In Religious Thriller ‘The Unholy,’ Jeffrey Dean Morgan Is a Sinner In Strange Territory
Every year around this time, a film comes along that deals with faith, but this year’s biggest Easter weekend offering, “The Unholy,” contains more frights than we are used to seeing in April. Jeffrey Dean Morgan stars as Gerry Fenn, a journalist who stumbles upon a major story in rural Massachusetts, one that is either the biggest miracle to occur in decades, or the biggest scandal.
“The Unholy” begins with a terrifying flashback to 1845, when a 19-year-old woman, accused witch Mary Elnor, is hanged from a tree and burned alive. In present, hungover Boston-based Gerry gets a call about mutilated cows in a small town, Banfield. The story turns out to be bogus, but old habits die hard for the reporter, who was fired from his job at a national paper for fabricating stories, as he messes around with the scene after he finds a creepy doll buried underneath the tree that was, unbeknownst to him, where Mary Elnor was hanged. But the real story begins when he almost runs over Alice (Cricket Brown), the orphaned deaf-mute 18-year-old niece and ward of the local priest, Father Hagen (William Sadler). Afterwards, he witnesses her have what she claims is a vision of the Virgin Mary. She walks away from the experience being cured of her congenital deafness. Even more unbelievable, she is now able to speak without any speech impediment, which is shocking considering that it is believed that she had never heard human speech before.
Gerry decides to stick around town, and a few days later he and several others witness as Alice cures a wheelchair-bound young boy with muscular dystrophy outside of the local church, coaxing him to walk in front of shocked and emotional spectators. Because the boy’s condition was previously deemed incurable, what Alice did is considered a bona fide miracle by the Catholic Church. Gerry is thrilled, or as thrilled as a jaded, alcoholic disgraced journalist can be, not because he’s religious, but because of the opportunity that has dropped on his lap. Since he was there when she had her first vision, Alice trusts Gerry, and he is able to negotiate exclusive access to her. He finds himself dealing with Bishop Gyles (Cary Elwes), who is all to eager for a church under his jurisdiction to be the home of a miracle, as well as Monsignor Delgarde (Diogo Morgado), a priest from the Vatican who has a reputation for being something of a wunderkind for sniffing out false miracles.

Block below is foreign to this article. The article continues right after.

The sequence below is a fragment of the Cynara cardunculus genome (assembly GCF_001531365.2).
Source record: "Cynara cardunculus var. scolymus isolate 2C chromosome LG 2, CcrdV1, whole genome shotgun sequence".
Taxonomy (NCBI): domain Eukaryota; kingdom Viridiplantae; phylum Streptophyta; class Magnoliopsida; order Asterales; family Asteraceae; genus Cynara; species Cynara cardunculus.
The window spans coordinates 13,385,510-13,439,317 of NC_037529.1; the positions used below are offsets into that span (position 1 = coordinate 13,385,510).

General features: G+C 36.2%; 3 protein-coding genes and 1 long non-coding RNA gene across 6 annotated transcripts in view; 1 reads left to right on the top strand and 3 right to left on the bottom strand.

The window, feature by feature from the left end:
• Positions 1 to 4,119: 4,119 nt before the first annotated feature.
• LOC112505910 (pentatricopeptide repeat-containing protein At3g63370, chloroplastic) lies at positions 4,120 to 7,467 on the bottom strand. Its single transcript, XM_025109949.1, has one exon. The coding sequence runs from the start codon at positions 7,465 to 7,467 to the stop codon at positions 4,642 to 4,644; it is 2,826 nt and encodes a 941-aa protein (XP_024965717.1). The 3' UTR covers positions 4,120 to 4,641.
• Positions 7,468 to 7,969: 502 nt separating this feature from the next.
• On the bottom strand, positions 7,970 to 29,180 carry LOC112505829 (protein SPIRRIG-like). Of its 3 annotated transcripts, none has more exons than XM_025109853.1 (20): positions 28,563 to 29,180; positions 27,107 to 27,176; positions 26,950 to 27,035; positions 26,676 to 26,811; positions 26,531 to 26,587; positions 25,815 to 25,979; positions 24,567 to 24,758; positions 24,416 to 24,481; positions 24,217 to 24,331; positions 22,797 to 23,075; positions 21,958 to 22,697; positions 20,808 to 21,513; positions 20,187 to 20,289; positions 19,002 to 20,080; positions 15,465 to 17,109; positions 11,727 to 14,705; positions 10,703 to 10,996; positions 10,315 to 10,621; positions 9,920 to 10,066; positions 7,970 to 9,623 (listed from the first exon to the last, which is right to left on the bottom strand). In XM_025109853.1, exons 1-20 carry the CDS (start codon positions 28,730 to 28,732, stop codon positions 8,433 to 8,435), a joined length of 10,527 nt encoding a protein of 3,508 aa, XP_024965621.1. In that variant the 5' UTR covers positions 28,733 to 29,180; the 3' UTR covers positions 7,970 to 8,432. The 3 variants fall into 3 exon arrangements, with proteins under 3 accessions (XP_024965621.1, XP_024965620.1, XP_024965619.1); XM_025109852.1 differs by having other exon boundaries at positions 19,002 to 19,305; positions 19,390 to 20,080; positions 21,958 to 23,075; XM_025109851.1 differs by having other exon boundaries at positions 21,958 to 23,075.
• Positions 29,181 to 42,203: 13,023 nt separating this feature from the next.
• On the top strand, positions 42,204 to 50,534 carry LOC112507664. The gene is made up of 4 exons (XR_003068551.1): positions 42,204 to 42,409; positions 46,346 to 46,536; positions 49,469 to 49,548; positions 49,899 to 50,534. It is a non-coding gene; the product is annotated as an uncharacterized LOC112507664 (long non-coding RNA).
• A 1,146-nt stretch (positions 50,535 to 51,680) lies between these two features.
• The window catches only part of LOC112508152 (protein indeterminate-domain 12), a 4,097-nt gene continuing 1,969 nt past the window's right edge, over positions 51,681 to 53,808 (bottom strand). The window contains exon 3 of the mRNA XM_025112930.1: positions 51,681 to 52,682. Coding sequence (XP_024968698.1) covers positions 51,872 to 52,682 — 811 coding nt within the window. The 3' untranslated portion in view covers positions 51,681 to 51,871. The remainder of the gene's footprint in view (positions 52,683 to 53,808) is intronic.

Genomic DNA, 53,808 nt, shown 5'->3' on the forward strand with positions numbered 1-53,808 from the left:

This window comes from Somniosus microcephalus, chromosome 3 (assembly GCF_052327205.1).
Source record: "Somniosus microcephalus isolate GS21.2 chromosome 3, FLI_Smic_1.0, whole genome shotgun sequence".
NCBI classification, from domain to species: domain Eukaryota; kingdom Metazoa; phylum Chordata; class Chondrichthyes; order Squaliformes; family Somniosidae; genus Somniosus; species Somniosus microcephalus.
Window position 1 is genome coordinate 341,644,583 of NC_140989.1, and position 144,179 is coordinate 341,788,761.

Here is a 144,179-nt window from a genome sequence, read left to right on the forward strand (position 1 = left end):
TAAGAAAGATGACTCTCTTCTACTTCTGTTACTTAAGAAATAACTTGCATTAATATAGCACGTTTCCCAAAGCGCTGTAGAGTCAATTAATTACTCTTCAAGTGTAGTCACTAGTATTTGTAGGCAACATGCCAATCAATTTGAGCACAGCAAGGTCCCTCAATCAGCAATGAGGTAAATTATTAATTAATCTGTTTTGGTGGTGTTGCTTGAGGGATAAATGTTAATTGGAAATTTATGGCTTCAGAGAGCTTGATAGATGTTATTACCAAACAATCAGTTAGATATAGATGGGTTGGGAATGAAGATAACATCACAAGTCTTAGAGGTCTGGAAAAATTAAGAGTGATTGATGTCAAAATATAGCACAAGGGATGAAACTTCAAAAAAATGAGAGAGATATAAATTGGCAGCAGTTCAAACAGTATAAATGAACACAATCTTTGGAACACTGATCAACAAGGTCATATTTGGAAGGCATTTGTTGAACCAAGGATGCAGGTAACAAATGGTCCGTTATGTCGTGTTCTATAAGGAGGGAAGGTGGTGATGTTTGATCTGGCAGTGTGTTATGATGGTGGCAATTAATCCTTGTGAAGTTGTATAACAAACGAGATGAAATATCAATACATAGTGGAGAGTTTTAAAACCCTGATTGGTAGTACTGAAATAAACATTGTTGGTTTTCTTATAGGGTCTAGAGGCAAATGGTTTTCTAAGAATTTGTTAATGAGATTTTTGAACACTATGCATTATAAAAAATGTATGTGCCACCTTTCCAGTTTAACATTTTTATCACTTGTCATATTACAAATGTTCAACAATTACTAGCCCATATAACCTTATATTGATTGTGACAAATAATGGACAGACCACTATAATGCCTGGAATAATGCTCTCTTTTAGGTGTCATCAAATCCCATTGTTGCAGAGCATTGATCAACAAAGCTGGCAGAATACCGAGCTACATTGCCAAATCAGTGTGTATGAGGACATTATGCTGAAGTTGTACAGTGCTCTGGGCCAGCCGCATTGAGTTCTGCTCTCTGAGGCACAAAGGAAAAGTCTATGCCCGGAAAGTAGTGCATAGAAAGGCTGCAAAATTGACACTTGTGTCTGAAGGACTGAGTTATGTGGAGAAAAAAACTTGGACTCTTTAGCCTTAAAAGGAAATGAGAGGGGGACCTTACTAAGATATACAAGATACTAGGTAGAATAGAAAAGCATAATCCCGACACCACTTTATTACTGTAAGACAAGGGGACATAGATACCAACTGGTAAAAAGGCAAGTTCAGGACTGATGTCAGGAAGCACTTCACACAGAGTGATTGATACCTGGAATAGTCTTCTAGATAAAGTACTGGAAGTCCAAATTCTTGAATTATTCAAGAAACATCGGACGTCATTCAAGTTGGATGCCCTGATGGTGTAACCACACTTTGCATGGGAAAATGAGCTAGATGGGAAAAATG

Kate Aselton rounds out the cast as Natalie, the smart and kindly local doctor who treats Alice. She takes a liking to Gerry, to whom she explains her belief that faith and science can coexist. Father Hagen, meanwhile, is the first to feel the threat of something ominous, telling Gerry “When God builds a church, the devil builds a chapel next door,” a quote from Martin Luther (for a lapsed Catholic, Gerry proves to be surprisingly knowledgeable in theology).
Based on the 1983 novel “Shrine” by James Herbert, “The Unholy” attempts to be many things, including a faith film, an investigative thriller, and a commentary on how the media builds up icons, especially in the digital age. The result is a rather uneven story, although it feels oddly comforting at times. Elwes brings some unintentional comic relief with his over-the-top New England accent, while Gerry, played by a rather likable actor, Morgan, is relatable as the sinner looking for some kind of salvation. But the MVP of the film is Brown, who puts her heart and soul into the role, even delivering a haunting rendition of “Ave Maria” at one point. One wishes there was more focus on Alice, although it makes sense that the story would be told through the eyes of a skeptic who needs to be convinced of an otherworldly force.
“The Unholy” releases April 2 in select theaters.